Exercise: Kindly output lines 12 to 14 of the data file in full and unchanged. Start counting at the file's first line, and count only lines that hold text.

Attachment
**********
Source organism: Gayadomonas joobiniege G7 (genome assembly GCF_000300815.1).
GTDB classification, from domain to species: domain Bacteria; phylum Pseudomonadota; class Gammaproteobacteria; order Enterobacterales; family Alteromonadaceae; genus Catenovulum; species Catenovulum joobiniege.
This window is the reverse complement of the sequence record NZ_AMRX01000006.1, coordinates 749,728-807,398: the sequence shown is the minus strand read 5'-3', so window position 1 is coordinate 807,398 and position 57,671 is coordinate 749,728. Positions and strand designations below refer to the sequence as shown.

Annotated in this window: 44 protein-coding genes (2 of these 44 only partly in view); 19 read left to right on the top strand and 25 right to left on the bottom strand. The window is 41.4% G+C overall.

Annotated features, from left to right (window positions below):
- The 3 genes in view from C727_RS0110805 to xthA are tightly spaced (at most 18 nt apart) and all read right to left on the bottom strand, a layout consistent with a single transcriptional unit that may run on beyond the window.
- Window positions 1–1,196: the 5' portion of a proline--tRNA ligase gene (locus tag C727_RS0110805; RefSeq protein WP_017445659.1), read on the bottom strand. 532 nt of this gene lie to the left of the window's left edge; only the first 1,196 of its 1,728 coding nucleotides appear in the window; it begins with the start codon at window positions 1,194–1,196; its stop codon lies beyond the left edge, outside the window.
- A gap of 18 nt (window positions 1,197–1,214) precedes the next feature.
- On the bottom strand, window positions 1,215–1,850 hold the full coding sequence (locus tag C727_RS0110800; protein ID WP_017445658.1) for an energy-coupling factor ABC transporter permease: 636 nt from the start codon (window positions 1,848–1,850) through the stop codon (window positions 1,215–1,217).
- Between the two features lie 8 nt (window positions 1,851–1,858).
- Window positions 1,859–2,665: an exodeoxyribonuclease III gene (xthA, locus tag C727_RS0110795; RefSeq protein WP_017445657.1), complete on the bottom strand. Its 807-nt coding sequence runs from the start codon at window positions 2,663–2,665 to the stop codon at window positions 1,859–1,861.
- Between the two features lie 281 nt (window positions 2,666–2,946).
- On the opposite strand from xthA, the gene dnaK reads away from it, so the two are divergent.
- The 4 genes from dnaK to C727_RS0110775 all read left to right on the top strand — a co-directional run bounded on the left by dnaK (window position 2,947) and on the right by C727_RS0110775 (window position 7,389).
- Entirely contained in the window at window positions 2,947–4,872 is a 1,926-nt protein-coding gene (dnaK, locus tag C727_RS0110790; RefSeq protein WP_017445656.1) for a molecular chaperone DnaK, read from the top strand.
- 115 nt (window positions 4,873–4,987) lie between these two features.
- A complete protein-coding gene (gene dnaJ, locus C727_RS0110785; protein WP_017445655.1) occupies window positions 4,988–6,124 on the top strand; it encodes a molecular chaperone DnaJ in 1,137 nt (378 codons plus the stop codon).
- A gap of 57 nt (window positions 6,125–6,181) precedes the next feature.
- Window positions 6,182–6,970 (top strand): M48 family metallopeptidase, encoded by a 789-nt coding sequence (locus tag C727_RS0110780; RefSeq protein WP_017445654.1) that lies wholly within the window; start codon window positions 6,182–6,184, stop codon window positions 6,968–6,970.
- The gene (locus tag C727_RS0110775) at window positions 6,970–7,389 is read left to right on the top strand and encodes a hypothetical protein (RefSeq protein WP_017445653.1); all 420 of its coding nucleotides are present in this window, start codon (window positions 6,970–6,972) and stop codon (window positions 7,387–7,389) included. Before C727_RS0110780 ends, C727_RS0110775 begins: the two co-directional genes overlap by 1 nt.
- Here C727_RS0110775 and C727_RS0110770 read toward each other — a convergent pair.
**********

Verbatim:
- Between the two features lie 281 nt (window positions 2,666–2,946).
- On the opposite strand from xthA, the gene dnaK reads away from it, so the two are divergent.
- The 4 genes from dnaK to C727_RS0110775 all read left to right on the top strand — a co-directional run bounded on the left by dnaK (window position 2,947) and on the right by C727_RS0110775 (window position 7,389).